5 Things Companies Need To Know About GDPR

November 10, 2016 3:30 pm Ellen MacKay

GDPR, or officially, the General Data Protection Regulation 2016/679 will come into force on the 25th of May 2018.

To rephrase – this means that you now have less than nineteen months to get ready for what is the biggest shakeup in Data Protection in the last decade. Therefore companies, their employees and their third parties will have less than nineteen months to prepare themselves for significant disruption to the way that they store, manage and process personal data.

So, as a company, how can you see the wood for the trees? What should you be focusing on and if you were to categorise them into a top 5 priority list of things you as a company should do, what would they be?

  • Understand the scope of GDPR

In the simplest of terms, the primary difference between the former Data Protection regulation and the new GDPR regulation is age. Like many of our forefathers, the former was born during a previous generation, before the rise of the Internet, Facebook and Google, for example. The new Regulation has an expansive scope that is far reaching.

Firstly, for any business that processes EU citizens’ personal data or monitors their behaviour, or who may have staff operating in the EU, compliance with GDPR will be required. GDPR also has extra territorial reach and therefore, if you are an organisation outside of the EU that does not even have a physical presence in the EU, the GDPR may still apply.

  • Identify the Imposition of further obligations

GDPR requires transparency when providing information to individuals concerning the processing of their personal data. It essential that organisations review their privacy notices and policies to ensure that all necessary information is provided to individuals.

Consent remains one of the grounds for further processing within the new Regulation however, there is now a higher threshold than before. Given the higher threshold organisations should must focus on obtaining clear and unbundled customer agreement if they wish to rely on this justification for processing. It is also noteworthy that evidence or proof of this consent is critical and as such record logging and retention must be of a superior standard.

  • Raise awareness of the rights afforded to data subject

GDPR has introduced some significant new and enhanced rights for individuals with regard to their personal data. Data Subjects have the right to access, port, restrict and object to the processing of their personal data. Data Subjects can also demand the porting of their personal data to them or directly to a new provider in an inter-operable, machine readable format. This applies where the data has been provided by the Data Subject to the Controller, processed automatically or processed based on consent or fulfilment of a contract. For any organisation, the right to port personal data is one that will require planning and preparation so that your employees can have all the necessary resources available to them to deal with such requests.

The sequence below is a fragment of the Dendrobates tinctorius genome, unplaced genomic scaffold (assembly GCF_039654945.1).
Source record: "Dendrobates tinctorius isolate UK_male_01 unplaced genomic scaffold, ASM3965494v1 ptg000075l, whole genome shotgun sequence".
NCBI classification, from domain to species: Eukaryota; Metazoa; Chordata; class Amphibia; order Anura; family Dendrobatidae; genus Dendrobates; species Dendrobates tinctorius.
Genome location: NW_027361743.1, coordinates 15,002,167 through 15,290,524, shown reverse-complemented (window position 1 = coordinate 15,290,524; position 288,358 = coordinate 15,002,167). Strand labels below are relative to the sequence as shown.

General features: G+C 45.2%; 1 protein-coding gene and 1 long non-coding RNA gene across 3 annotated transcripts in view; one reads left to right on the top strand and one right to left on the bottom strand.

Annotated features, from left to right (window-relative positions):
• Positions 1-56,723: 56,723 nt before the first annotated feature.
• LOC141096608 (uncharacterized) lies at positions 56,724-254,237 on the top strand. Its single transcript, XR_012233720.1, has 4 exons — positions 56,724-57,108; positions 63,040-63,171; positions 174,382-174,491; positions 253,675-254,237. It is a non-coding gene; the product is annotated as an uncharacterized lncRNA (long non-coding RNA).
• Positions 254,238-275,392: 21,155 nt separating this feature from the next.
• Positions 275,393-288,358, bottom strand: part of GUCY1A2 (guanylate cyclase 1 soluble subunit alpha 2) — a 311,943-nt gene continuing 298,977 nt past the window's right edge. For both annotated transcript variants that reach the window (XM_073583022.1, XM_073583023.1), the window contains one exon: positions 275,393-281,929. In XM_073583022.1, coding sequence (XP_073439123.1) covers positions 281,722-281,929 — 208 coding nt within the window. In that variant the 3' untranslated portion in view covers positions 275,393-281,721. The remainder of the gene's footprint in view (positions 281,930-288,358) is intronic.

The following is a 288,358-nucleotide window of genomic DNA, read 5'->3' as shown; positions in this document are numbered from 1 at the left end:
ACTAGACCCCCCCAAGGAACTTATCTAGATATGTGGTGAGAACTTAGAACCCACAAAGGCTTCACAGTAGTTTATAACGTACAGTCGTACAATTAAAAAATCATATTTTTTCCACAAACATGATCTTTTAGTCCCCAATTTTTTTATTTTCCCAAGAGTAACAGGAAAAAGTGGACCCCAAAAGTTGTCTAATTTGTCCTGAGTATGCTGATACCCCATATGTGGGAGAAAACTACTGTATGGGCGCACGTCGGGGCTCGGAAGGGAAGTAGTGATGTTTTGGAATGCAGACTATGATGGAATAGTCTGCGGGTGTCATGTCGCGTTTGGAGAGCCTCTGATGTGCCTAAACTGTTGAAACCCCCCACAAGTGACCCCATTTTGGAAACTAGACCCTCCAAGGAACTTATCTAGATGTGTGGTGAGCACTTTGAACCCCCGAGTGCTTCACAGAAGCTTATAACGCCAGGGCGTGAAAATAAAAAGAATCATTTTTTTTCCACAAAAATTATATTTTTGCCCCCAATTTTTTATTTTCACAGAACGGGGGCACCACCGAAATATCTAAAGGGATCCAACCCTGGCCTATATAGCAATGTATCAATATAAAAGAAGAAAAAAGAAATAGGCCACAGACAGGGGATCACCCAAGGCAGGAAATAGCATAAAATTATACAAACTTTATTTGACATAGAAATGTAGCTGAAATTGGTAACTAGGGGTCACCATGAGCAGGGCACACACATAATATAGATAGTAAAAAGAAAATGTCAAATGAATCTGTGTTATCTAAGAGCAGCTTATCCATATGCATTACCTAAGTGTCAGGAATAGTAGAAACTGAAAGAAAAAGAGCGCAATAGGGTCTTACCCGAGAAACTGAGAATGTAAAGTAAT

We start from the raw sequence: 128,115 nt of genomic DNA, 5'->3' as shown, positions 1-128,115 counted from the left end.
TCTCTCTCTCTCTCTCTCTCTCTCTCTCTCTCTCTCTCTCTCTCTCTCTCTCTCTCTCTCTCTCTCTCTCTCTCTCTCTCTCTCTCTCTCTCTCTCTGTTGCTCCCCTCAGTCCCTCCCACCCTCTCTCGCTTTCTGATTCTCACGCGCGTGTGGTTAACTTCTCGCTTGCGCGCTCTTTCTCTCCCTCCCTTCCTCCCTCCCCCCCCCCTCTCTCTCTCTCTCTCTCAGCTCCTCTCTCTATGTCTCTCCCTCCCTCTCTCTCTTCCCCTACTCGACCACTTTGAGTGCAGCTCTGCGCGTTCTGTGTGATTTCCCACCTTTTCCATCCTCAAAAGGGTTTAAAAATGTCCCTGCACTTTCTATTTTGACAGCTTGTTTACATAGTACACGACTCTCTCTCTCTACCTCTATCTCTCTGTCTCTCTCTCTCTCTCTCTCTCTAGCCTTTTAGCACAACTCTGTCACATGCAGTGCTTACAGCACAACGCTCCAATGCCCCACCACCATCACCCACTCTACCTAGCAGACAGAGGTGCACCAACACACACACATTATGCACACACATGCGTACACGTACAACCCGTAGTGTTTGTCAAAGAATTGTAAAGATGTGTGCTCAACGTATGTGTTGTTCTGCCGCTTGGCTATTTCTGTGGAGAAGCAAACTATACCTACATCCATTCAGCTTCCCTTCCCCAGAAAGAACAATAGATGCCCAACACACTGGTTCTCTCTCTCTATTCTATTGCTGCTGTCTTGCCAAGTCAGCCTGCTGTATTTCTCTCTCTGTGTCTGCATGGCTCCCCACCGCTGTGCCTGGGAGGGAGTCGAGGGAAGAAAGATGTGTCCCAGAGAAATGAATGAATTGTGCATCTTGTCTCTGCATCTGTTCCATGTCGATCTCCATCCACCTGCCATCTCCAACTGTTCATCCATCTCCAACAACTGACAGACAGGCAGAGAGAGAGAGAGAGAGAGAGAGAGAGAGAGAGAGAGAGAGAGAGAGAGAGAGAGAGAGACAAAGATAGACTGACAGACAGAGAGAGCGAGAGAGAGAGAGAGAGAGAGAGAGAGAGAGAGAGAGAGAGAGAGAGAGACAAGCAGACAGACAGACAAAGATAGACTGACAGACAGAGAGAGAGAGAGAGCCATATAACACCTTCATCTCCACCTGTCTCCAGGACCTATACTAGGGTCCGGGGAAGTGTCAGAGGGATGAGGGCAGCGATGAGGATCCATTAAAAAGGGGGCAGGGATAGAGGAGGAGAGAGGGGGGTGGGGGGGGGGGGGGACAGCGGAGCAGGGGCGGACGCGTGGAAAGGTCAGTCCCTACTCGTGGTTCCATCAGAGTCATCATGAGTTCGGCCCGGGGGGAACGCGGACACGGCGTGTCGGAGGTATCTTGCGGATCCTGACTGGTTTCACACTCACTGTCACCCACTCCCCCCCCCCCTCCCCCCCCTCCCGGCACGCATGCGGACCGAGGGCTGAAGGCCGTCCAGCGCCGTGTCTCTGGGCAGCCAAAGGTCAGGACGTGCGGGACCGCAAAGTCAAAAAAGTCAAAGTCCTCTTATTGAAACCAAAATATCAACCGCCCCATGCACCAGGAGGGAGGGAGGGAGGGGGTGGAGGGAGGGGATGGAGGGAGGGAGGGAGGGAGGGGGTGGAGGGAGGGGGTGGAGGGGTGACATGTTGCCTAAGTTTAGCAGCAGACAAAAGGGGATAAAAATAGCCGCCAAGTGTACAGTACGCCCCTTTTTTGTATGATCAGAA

• Educate, Educate, Educate or be reprimanded

Under the current Data Protection Directive, there is a large variation across Member States in financial penalties. In contrast under the new GDPR legislation enforcement powers will be significantly increased under the GDPR, including the fines that may be levied which peak at €20M or 4% total worldwide revenue.

Given the substantial fines that can be imposed, organisations should invest time and resources into accomplishing compliance with the GDPR. This includes educating all the various stakeholders, from Executives to Third Party processors that influence your ability to achieve and sustain GDPR compliance.

  • Address GDPR head on and move with urgency

To quote Leonardo da Vinci: “I have been impressed with the urgency of doing. Knowing is not enough. We must apply”. This is the type of thought leadership that organisations must have if they are to address GDPR.

culture of compliance is critical for the success of your organisation when it comes to addressing the GDPR, staff training and clear policies must be in place. This will also address the need for the GDPRs accountability provisions. Privacy Incident management processes need to be clear and concise and related internal policies should be revisited to ensure that data breaches are dealt with immediately and through the correct process.

Are you interested in planning your approach to GDPR compliance as early as you can and gaining buy-in from key stakeholders in your organisation?

If you need help with your GDPR project, we’ve collaborated with subject matter experts to produce GDPR for Dummies in association with Wiley, the official Dummies brand. You can claim your free copy here.

MetaCompliance has designed and created eLearning courses that can help your organisation raise awareness among employees while engaging top line management to ensure their buy-in. Contact MetaCompliance and learn how its Cyber Security & eLearning Library and Awareness Services can help you build GDPR compliance in your organisation from an Information Privacy and Information Security point of view.